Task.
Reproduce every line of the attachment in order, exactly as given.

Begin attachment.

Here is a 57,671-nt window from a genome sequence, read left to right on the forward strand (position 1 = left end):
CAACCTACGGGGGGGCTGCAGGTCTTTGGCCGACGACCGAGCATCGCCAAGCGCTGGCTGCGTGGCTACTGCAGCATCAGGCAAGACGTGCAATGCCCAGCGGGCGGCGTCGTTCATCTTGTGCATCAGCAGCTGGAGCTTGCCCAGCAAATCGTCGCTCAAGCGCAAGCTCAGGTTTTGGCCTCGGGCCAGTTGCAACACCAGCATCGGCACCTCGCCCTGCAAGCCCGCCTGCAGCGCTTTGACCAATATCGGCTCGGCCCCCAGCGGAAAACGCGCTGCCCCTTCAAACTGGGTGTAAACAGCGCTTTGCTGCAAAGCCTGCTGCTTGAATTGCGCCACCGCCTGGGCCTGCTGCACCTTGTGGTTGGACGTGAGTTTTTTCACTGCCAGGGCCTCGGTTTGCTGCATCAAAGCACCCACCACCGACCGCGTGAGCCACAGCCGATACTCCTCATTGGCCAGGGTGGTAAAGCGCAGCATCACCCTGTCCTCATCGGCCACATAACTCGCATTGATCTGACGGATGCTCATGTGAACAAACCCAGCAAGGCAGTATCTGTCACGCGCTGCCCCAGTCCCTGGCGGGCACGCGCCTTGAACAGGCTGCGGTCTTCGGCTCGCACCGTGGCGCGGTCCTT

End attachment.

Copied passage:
Here is a 57,671-nt window from a genome sequence, read left to right on the forward strand (position 1 = left end):
CAACCTACGGGGGGGCTGCAGGTCTTTGGCCGACGACCGAGCATCGCCAAGCGCTGGCTGCGTGGCTACTGCAGCATCAGGCAAGACGTGCAATGCCCAGCGGGCGGCGTCGTTCATCTTGTGCATCAGCAGCTGGAGCTTGCCCAGCAAATCGTCGCTCAAGCGCAAGCTCAGGTTTTGGCCTCGGGCCAGTTGCAACACCAGCATCGGCACCTCGCCCTGCAAGCCCGCCTGCAGCGCTTTGACCAATATCGGCTCGGCCCCCAGCGGAAAACGCGCTGCCCCTTCAAACTGGGTGTAAACAGCGCTTTGCTGCAAAGCCTGCTGCTTGAATTGCGCCACCGCCTGGGCCTGCTGCACCTTGTGGTTGGACGTGAGTTTTTTCACTGCCAGGGCCTCGGTTTGCTGCATCAAAGCACCCACCACCGACCGCGTGAGCCACAGCCGATACTCCTCATTGGCCAGGGTGGTAAAGCGCAGCATCACCCTGTCCTCATCGGCCACATAACTCGCATTGATCTGACGGATGCTCATGTGAACAAACCCAGCAAGGCAGTATCTGTCACGCGCTGCCCCAGTCCCTGGCGGGCACGCGCCTTGAACAGGCTGCGGTCTTCGGCTCGCACCGTGGCGCGGTCCTT